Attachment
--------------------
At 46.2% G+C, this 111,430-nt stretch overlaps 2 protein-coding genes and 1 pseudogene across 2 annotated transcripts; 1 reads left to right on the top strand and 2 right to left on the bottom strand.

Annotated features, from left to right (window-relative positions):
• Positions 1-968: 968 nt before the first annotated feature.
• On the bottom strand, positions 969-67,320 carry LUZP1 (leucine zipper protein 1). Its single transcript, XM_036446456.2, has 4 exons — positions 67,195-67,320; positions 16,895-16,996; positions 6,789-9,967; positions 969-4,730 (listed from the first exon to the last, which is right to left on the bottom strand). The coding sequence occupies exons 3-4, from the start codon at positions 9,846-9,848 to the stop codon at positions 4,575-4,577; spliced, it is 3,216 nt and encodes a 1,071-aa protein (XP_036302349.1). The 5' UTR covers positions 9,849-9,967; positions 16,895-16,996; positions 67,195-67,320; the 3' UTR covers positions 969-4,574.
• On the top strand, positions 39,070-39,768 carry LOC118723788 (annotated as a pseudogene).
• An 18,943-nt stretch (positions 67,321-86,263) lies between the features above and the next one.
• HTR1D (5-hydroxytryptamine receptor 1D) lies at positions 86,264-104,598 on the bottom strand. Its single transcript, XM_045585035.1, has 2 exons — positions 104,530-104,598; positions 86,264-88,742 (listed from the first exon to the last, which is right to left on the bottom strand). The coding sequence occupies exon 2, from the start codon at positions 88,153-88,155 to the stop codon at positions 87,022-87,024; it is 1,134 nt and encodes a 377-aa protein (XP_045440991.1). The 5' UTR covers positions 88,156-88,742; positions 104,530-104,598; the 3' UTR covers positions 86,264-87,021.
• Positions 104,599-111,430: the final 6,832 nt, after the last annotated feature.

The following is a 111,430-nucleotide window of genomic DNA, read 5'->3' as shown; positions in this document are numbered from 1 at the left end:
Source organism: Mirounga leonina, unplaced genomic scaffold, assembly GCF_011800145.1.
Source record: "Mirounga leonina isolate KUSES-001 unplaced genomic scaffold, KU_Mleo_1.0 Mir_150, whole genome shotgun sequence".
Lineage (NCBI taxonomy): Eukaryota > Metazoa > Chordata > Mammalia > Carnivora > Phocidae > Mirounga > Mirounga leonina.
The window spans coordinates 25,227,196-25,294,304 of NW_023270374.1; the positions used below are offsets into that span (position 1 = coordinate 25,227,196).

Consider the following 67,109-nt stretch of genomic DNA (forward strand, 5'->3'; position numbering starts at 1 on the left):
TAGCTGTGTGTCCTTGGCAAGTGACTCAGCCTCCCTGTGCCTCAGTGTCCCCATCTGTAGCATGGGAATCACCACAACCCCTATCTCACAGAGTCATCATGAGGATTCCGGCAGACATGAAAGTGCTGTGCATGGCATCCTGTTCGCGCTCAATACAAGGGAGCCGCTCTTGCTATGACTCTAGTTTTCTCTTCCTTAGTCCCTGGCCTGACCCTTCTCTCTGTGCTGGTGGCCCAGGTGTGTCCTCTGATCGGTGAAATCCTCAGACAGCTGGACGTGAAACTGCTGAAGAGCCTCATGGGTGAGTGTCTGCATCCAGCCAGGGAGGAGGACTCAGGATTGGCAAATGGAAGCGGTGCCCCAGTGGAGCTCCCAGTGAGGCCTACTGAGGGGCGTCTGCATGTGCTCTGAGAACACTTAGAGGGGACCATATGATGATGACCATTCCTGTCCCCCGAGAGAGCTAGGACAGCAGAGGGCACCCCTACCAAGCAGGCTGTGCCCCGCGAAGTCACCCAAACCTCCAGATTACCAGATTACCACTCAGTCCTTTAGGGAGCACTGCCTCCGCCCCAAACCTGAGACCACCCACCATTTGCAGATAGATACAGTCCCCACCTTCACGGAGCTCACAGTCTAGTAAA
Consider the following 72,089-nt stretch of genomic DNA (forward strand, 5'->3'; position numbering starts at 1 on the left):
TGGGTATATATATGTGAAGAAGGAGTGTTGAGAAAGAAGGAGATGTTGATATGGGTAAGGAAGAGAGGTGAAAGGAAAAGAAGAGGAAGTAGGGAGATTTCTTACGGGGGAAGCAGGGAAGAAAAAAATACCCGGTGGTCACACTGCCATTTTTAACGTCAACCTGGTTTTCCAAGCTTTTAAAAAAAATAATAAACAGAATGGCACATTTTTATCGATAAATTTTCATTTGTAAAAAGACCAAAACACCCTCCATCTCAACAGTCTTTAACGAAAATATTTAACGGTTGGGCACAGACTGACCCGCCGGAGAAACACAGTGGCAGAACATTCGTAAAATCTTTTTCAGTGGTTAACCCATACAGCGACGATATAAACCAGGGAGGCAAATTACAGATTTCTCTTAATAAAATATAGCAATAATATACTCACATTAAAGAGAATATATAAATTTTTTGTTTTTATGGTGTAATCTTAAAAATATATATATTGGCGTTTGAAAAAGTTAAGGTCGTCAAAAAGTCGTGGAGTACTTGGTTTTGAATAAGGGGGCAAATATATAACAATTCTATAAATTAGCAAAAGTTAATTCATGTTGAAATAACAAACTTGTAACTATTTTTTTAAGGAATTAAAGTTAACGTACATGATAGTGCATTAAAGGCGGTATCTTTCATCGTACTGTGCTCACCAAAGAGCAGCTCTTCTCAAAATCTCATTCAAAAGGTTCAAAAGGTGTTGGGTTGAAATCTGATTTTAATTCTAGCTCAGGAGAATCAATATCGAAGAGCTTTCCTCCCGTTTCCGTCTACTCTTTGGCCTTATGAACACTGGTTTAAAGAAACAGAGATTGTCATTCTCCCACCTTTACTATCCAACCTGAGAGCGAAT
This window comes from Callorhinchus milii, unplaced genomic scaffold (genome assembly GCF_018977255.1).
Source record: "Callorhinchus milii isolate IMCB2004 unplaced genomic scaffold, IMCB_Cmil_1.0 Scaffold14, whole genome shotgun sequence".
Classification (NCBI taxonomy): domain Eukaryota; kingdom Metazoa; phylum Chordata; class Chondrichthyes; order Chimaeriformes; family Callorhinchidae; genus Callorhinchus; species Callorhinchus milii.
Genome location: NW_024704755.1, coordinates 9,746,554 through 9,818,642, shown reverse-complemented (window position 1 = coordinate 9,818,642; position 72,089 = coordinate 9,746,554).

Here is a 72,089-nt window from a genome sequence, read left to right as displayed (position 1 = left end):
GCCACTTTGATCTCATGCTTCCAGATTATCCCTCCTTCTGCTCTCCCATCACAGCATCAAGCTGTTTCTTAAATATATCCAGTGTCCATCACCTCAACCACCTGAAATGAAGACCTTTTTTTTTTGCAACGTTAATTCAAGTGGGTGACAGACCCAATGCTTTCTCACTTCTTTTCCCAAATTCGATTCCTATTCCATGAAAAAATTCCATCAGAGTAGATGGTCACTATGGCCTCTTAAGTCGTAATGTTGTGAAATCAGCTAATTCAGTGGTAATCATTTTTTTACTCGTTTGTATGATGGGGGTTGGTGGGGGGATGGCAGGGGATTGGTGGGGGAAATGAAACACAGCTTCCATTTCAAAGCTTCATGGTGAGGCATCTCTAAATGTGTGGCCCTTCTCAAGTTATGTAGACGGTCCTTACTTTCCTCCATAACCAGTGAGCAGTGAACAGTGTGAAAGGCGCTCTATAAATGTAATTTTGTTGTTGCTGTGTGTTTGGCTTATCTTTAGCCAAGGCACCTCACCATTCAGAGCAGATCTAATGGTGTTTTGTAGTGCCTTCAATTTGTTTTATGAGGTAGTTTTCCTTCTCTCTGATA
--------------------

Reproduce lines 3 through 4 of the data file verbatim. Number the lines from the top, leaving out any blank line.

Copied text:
• Positions 1-968: 968 nt before the first annotated feature.
• On the bottom strand, positions 969-67,320 carry LUZP1 (leucine zipper protein 1). Its single transcript, XM_036446456.2, has 4 exons — positions 67,195-67,320; positions 16,895-16,996; positions 6,789-9,967; positions 969-4,730 (listed from the first exon to the last, which is right to left on the bottom strand). The coding sequence occupies exons 3-4, from the start codon at positions 9,846-9,848 to the stop codon at positions 4,575-4,577; spliced, it is 3,216 nt and encodes a 1,071-aa protein (XP_036302349.1). The 5' UTR covers positions 9,849-9,967; positions 16,895-16,996; positions 67,195-67,320; the 3' UTR covers positions 969-4,574.